On Tuesday, July 16, 2013 4:18:09 PM UTC-4, Brent wrote:
> On 7/16/2013 12:37 PM, Craig Weinberg wrote:
> On Monday, July 15, 2013 6:32:28 PM UTC-4, Brent wrote:
>> On 7/15/2013 2:30 PM, Craig Weinberg wrote:
>> Would this kind of universality of human sense-making be likely if the
>> connections between words, shapes, and feelings were purely computational?
>> Why not? Being a broken line vs a differentiable line is a computable
>> property. The difference between "k" sounds and "b" sounds is computable.
>> So I'm not sure what you're getting at. Or are you asking how "k" came to
>> be associated with "broken line" or how the written letter "k" was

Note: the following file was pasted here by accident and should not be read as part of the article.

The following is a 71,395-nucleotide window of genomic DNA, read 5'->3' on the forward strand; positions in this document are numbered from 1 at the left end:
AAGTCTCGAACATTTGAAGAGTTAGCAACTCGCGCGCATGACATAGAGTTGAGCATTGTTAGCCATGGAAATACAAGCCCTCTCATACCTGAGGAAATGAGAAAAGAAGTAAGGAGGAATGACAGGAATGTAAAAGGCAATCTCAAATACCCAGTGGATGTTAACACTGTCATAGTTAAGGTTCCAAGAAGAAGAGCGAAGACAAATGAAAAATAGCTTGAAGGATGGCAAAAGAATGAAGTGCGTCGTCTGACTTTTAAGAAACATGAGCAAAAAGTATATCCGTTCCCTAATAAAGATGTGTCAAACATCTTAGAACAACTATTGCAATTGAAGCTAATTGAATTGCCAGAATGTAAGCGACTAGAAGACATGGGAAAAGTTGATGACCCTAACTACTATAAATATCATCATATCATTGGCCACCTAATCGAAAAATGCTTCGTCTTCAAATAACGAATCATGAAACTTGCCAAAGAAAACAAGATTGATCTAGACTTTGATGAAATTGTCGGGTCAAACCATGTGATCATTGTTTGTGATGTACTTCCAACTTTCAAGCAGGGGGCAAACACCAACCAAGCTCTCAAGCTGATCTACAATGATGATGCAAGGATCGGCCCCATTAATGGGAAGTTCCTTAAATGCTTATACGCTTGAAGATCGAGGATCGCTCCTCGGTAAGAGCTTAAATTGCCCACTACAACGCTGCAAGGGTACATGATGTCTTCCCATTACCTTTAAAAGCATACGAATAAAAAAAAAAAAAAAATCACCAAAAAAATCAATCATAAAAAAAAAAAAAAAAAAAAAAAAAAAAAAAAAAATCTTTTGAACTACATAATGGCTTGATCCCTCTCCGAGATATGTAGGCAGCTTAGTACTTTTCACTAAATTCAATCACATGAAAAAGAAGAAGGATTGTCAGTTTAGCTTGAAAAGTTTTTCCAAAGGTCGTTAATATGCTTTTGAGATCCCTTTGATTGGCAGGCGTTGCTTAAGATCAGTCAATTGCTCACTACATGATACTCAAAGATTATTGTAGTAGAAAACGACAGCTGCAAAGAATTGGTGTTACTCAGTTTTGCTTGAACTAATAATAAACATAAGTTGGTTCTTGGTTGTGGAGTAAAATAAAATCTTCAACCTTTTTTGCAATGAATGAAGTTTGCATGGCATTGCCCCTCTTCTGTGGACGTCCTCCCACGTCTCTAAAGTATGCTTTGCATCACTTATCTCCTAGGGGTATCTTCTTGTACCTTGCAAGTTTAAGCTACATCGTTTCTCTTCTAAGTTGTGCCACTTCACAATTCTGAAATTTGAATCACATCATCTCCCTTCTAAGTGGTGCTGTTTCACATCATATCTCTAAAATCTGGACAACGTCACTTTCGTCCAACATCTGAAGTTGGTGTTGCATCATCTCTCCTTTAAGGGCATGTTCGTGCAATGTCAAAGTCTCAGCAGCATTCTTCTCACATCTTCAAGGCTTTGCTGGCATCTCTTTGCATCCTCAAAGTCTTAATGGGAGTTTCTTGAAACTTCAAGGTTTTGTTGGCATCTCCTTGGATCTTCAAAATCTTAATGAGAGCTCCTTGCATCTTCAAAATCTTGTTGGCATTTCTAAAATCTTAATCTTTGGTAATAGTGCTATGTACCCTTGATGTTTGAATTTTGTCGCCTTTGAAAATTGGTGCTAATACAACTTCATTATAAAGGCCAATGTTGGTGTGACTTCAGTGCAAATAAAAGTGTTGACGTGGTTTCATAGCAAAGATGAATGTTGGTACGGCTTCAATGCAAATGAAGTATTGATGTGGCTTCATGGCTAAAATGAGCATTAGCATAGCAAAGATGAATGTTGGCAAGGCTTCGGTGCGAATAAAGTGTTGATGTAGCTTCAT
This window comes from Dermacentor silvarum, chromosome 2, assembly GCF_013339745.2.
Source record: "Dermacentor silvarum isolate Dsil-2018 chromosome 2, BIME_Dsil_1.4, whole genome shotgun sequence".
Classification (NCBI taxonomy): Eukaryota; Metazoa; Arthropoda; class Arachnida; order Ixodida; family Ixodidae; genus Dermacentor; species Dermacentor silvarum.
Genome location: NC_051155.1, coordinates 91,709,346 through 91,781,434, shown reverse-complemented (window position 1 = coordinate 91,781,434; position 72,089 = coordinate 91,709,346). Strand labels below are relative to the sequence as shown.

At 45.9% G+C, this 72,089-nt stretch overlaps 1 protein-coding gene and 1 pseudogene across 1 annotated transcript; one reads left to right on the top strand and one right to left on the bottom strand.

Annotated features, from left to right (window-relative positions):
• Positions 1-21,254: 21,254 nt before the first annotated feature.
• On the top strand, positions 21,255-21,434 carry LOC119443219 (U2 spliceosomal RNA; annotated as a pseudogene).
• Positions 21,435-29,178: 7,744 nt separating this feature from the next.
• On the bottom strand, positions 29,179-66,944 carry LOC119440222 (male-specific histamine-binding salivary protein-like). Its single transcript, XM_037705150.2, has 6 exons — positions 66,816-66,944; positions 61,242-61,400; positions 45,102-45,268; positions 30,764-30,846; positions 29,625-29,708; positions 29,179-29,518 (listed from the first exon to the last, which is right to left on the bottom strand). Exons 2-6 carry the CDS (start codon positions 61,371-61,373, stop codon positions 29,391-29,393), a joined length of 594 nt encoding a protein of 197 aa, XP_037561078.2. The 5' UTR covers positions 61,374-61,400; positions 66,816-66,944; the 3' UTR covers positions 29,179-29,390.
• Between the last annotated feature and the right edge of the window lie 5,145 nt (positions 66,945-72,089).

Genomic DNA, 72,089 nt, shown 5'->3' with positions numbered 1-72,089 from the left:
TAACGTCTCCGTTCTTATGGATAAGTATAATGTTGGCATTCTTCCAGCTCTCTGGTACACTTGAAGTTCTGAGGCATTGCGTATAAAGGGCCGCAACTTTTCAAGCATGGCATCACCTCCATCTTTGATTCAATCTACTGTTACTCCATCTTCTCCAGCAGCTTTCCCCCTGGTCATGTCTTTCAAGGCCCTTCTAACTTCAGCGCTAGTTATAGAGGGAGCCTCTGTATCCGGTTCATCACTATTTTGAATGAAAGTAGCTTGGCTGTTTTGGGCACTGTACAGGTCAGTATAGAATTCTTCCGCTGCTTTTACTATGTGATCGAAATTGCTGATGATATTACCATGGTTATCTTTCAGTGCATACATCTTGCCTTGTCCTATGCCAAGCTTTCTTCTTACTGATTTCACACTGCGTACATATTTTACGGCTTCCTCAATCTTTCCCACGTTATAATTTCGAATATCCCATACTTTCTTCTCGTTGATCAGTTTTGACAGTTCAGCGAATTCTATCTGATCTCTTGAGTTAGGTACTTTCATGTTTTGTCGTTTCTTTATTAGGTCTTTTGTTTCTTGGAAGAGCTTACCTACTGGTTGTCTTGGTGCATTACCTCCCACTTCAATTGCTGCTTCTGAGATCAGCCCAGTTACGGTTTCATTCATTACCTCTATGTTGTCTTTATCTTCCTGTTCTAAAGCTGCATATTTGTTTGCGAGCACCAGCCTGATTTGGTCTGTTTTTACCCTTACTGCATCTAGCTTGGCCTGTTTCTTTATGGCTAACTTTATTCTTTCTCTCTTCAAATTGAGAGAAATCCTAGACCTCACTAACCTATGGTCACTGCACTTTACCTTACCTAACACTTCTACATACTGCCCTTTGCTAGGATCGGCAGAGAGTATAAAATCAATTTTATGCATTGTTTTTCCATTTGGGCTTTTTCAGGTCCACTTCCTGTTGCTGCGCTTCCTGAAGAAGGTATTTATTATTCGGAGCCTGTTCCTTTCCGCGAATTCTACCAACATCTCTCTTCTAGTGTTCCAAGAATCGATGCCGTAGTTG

>> associated with the phonetic sound of "k"?
> I'm saying that a computer which is programmed to differentiate between
> the phonemes of 'ki-ki' and 'bou-ba' would have zero chance of associating
> either of them with the curvy figure or the pointy figure without some
> arbitrary link being provided programmatically. This suggests that there
> exists within human experience purely aesthetic, elemental associations
> which are synthetic a priori rather than arrived at mechanically. A
> computer can't tell that there is anything inherently curvy about the sound
> of bouba, but a person can.
> Sez you. I think you're just suffering from a failure of imagination.
You say failure of imagination, I say success avoiding the pathetic fallacy.
You received this message because you are subscribed to the Google Groups
"Everything List" group.
To unsubscribe from this group and stop receiving emails from it, send an email
To post to this group, send email to email@example.com.
Visit this group at http://groups.google.com/group/everything-list.
For more options, visit https://groups.google.com/groups/opt_out.